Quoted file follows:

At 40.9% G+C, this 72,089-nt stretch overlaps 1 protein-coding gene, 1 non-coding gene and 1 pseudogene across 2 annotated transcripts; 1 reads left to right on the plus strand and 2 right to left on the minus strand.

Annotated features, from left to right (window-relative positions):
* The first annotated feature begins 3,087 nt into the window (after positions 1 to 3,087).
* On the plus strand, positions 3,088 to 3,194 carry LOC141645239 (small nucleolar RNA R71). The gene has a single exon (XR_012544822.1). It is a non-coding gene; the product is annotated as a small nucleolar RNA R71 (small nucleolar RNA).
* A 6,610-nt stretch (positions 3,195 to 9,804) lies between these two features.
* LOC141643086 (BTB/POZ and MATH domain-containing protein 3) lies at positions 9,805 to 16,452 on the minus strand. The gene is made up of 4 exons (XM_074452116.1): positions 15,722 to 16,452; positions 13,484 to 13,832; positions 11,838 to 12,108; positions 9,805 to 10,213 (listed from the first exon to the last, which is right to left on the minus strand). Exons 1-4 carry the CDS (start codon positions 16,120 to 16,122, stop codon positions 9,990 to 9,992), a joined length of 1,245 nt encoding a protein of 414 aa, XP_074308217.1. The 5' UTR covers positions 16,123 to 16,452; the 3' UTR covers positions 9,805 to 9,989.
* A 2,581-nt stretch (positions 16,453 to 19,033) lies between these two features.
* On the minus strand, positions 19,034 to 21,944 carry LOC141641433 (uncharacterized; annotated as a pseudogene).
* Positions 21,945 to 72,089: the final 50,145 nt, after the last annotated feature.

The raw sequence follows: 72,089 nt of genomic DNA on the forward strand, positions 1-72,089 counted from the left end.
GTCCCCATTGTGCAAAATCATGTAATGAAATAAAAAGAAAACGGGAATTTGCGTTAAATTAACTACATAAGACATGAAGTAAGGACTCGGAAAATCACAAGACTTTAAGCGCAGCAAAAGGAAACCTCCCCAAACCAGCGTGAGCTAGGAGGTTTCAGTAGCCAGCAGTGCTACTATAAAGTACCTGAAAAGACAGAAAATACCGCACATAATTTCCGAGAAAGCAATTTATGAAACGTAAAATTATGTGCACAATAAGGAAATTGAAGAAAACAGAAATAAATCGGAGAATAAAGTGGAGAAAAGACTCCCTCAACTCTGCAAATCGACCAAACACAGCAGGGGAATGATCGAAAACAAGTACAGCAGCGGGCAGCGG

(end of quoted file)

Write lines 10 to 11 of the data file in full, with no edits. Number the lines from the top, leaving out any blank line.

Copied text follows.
The raw sequence follows: 72,089 nt of genomic DNA on the forward strand, positions 1-72,089 counted from the left end.
GTCCCCATTGTGCAAAATCATGTAATGAAATAAAAAGAAAACGGGAATTTGCGTTAAATTAACTACATAAGACATGAAGTAAGGACTCGGAAAATCACAAGACTTTAAGCGCAGCAAAAGGAAACCTCCCCAAACCAGCGTGAGCTAGGAGGTTTCAGTAGCCAGCAGTGCTACTATAAAGTACCTGAAAAGACAGAAAATACCGCACATAATTTCCGAGAAAGCAATTTATGAAACGTAAAATTATGTGCACAATAAGGAAATTGAAGAAAACAGAAATAAATCGGAGAATAAAGTGGAGAAAAGACTCCCTCAACTCTGCAAATCGACCAAACACAGCAGGGGAATGATCGAAAACAAGTACAGCAGCGGGCAGCGG